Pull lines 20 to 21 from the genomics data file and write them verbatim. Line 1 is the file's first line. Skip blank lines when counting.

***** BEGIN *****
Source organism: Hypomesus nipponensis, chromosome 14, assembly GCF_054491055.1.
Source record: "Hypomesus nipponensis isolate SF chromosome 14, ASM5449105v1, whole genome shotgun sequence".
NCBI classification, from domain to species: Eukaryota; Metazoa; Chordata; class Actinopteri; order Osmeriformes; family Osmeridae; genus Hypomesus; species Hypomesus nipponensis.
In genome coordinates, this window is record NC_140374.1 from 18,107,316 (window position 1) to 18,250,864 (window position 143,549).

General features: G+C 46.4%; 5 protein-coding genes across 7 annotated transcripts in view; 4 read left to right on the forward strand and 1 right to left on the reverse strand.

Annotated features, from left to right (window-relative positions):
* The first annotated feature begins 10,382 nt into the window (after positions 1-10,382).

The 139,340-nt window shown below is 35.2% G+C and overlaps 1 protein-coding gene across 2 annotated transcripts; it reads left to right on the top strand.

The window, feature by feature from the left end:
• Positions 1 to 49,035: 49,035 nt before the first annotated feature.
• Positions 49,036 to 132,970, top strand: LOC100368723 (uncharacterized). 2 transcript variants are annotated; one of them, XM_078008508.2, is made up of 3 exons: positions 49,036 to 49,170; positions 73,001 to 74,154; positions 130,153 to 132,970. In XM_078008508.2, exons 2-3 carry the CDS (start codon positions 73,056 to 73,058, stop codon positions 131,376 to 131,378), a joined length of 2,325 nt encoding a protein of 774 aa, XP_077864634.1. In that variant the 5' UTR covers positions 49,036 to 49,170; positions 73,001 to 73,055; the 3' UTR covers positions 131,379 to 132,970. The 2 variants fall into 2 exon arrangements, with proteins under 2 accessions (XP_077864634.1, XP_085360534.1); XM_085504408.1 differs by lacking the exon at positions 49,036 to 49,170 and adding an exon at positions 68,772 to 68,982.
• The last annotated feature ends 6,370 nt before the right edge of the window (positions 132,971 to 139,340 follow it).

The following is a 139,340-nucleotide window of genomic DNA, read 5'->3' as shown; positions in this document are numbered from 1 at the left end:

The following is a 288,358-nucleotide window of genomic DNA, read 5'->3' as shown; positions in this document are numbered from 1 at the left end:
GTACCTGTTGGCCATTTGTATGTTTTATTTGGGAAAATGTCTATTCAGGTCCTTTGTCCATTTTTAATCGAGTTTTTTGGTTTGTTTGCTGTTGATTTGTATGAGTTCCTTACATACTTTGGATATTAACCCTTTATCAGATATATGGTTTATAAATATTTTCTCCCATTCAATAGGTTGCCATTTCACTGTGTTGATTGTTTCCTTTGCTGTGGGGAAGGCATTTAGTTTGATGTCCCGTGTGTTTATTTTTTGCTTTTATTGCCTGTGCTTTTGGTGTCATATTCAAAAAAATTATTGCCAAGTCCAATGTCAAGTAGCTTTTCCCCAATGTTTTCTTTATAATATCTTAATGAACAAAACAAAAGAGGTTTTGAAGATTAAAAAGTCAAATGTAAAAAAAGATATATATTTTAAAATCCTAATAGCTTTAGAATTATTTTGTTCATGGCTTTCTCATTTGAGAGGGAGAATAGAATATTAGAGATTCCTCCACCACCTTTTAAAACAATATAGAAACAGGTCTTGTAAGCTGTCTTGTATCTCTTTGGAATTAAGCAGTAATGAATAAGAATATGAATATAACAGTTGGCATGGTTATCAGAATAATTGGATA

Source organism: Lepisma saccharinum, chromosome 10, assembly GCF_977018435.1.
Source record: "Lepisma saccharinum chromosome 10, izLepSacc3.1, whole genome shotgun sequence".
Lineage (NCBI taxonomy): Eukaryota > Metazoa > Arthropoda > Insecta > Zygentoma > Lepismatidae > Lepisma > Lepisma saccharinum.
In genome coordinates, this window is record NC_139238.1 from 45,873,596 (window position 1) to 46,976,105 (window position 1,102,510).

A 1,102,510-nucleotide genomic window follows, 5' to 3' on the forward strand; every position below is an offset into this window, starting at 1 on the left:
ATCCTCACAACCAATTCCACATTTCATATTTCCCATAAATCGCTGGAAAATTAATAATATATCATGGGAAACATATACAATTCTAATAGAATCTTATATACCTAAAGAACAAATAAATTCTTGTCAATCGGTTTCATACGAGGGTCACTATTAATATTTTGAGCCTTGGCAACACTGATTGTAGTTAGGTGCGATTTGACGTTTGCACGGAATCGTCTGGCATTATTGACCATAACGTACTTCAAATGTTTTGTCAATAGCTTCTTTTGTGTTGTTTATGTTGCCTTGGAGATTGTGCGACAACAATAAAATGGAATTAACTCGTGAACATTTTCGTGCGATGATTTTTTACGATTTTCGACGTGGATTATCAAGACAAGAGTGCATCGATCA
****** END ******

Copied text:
A 1,102,510-nucleotide genomic window follows, 5' to 3' on the forward strand; every position below is an offset into this window, starting at 1 on the left:
ATCCTCACAACCAATTCCACATTTCATATTTCCCATAAATCGCTGGAAAATTAATAATATATCATGGGAAACATATACAATTCTAATAGAATCTTATATACCTAAAGAACAAATAAATTCTTGTCAATCGGTTTCATACGAGGGTCACTATTAATATTTTGAGCCTTGGCAACACTGATTGTAGTTAGGTGCGATTTGACGTTTGCACGGAATCGTCTGGCATTATTGACCATAACGTACTTCAAATGTTTTGTCAATAGCTTCTTTTGTGTTGTTTATGTTGCCTTGGAGATTGTGCGACAACAATAAAATGGAATTAACTCGTGAACATTTTCGTGCGATGATTTTTTACGATTTTCGACGTGGATTATCAAGACAAGAGTGCATCGATCA